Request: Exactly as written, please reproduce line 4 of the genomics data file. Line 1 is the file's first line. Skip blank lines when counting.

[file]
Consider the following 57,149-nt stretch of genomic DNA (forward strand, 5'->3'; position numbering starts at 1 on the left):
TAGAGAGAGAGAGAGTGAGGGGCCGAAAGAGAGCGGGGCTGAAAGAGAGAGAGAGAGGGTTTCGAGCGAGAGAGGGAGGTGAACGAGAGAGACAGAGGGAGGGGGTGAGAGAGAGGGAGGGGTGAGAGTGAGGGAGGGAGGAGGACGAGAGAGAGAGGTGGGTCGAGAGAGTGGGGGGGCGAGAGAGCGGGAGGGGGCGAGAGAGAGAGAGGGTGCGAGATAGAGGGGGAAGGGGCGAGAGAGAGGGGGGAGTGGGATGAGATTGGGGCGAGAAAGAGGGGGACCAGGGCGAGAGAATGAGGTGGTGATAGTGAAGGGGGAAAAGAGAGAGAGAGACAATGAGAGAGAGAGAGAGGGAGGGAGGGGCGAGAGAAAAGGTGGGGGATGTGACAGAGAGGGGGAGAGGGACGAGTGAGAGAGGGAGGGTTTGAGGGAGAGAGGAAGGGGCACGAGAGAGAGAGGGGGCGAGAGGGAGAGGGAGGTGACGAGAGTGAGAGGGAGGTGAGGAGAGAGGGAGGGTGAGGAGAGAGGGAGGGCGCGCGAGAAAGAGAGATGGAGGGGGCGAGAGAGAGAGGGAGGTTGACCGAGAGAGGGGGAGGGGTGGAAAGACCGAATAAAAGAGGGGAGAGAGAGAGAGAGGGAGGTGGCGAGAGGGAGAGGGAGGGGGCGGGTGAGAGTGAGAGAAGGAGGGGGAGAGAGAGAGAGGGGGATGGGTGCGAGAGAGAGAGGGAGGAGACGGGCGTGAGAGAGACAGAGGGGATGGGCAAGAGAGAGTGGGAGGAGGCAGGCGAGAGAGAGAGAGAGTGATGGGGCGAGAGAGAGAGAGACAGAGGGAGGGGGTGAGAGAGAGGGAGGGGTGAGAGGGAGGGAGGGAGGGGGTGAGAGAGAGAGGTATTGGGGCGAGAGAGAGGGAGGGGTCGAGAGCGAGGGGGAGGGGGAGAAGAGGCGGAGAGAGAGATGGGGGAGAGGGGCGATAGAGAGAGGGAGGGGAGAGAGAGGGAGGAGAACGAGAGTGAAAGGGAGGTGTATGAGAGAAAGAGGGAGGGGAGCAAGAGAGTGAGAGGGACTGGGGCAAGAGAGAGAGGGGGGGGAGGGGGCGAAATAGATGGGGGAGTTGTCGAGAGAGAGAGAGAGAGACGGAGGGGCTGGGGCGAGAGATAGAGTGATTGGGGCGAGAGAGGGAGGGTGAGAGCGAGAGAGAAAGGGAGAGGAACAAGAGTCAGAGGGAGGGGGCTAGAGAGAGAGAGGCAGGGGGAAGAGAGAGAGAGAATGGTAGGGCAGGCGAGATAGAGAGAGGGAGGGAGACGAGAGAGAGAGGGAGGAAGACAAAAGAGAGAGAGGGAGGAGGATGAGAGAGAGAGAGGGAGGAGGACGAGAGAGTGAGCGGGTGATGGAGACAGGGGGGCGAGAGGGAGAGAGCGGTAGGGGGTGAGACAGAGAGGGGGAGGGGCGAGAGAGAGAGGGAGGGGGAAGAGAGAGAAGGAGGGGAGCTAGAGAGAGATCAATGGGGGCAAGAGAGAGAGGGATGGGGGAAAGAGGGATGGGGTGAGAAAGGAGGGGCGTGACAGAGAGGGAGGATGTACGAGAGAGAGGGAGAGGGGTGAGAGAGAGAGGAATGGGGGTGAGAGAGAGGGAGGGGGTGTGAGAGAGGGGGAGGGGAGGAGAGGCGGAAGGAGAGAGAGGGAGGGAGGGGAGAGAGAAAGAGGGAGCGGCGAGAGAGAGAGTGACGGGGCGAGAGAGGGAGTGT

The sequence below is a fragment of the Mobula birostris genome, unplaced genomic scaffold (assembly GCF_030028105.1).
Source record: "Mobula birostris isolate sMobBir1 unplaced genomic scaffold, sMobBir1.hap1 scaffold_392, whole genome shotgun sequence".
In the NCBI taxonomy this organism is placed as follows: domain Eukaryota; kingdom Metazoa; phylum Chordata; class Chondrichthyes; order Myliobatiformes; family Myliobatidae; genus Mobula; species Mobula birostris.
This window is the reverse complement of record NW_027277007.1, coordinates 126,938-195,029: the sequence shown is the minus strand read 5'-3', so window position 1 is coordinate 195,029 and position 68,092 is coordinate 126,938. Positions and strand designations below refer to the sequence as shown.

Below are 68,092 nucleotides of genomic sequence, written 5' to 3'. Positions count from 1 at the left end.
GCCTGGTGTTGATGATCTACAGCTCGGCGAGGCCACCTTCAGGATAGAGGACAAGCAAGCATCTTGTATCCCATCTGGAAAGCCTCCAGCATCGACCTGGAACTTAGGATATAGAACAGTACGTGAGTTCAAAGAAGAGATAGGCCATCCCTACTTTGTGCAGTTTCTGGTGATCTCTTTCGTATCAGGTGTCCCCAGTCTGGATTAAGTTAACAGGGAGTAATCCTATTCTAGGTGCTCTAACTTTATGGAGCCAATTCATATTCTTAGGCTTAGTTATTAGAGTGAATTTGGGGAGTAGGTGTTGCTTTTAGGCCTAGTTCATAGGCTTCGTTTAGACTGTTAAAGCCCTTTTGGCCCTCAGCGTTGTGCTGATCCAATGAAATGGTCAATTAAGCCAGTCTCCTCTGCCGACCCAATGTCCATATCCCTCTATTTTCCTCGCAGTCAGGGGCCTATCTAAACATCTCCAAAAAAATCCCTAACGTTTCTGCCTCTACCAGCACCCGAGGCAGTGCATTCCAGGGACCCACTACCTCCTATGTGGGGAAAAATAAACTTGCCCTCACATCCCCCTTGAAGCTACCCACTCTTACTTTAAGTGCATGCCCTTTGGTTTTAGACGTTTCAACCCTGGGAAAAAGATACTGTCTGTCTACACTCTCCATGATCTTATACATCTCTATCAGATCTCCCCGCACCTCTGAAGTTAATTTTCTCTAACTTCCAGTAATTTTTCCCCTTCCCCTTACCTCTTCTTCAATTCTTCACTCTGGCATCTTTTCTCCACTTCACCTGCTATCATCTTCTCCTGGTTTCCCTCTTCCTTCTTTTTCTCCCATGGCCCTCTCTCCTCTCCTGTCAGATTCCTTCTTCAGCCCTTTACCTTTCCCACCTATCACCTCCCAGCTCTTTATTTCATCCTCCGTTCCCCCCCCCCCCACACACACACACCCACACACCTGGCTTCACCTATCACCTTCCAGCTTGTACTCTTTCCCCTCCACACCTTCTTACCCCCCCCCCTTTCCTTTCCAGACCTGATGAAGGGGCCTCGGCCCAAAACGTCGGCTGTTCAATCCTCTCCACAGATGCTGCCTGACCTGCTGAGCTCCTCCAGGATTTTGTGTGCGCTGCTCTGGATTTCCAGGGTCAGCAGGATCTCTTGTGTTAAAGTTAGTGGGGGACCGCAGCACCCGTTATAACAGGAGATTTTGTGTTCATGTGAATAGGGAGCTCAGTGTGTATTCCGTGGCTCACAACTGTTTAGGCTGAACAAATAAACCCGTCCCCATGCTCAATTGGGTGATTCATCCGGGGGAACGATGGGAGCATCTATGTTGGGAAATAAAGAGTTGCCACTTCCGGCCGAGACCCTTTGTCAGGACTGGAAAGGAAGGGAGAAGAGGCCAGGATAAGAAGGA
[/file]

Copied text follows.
Source record: "Mobula birostris isolate sMobBir1 unplaced genomic scaffold, sMobBir1.hap1 scaffold_392, whole genome shotgun sequence".